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Can registry data be used as predictive factors for effective pain rehabilitation?
Umeå University, Faculty of Medicine, Department of Community Medicine and Rehabilitation, Rehabilitation Medicine.
Umeå University, Faculty of Medicine, Department of Community Medicine and Rehabilitation, Rehabilitation Medicine.
Dep of Public Health, University of Southern Denmark, Odense.
(English)Manuscript (preprint) (Other academic)
Abstract [en]

Purpose: The aim of this study were: a) using registry data to analyse which patients with disability from chronic pain that were offered participation in the rehabilitation programme after assessment in interdisciplinary teams, and b) to analyse if there were registry data features which could already before the programme predict a positive outcome, i.e. less sick leave.

Method: An observational study of data derived from 8509 patients, 2588 men and 5951, collected from the Swedish Quality Register for Pain Rehabilitation.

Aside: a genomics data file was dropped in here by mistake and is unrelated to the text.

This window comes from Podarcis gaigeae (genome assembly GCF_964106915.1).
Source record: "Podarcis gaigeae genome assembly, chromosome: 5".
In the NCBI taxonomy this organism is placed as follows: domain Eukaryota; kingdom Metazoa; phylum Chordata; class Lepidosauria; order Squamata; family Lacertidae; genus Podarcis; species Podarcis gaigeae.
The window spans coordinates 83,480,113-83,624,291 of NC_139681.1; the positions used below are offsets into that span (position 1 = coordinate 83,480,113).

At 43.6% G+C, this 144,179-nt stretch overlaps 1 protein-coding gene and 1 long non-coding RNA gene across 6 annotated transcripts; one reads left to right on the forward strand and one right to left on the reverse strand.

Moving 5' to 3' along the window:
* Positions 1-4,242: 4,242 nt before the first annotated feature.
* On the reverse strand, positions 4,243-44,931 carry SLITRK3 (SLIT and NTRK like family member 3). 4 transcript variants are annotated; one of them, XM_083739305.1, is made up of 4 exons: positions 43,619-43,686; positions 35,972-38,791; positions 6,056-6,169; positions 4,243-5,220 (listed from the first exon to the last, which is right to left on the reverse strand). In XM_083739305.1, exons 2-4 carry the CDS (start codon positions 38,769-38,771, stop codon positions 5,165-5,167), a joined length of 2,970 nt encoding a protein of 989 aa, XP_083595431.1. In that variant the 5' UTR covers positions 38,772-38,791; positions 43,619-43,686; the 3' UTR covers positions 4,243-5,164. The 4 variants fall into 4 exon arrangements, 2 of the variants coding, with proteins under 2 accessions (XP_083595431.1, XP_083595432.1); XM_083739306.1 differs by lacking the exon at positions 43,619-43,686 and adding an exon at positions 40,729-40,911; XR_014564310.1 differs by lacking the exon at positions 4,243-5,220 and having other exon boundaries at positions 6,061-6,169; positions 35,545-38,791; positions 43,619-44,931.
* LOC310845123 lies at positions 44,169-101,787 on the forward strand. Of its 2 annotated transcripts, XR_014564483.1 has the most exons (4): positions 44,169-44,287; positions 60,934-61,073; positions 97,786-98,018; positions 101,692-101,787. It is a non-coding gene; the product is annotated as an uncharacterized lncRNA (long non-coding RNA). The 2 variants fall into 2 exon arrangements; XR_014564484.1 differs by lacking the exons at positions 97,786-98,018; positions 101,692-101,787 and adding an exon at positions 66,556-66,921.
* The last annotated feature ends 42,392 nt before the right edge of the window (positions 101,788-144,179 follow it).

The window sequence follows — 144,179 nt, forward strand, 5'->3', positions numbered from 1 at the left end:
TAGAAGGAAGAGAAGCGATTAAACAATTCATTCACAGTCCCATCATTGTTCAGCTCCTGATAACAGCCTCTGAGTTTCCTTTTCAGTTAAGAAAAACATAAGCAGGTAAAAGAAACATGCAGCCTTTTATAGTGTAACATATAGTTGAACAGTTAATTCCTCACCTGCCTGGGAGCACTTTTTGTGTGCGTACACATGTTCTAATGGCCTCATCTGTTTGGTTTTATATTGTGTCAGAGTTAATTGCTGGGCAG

Results: Being a woman, having higher education and being on full time sick leave increased, whereas being unemployed or being of non-Swedish origin decreased the chance to be offered a rehabilitation programme. Patients with shorter time outside work had higher probability to be offered a programme. On the other hand, the strongest predictive factors for a return to work were not being on full time sick leave and employment situation as well as patients’ own beliefs and expectations.

Conclusion: It seemed that variables that measured pain and its health consequences were of less importance for the future sick leave situation. It is possible that contextual factors not covered by the registry may play a crucial role here.

Key words: Chronic pain, sick leave benefits, pain rehabilitation, register study.

URN: urn:nbn:se:umu:diva-43806OAI: diva2:416136
Available from: 2011-05-12 Created: 2011-05-10 Last updated: 2011-05-27Bibliographically approved
In thesis
1. Pain rehabilitation in Sweden: a quality registry study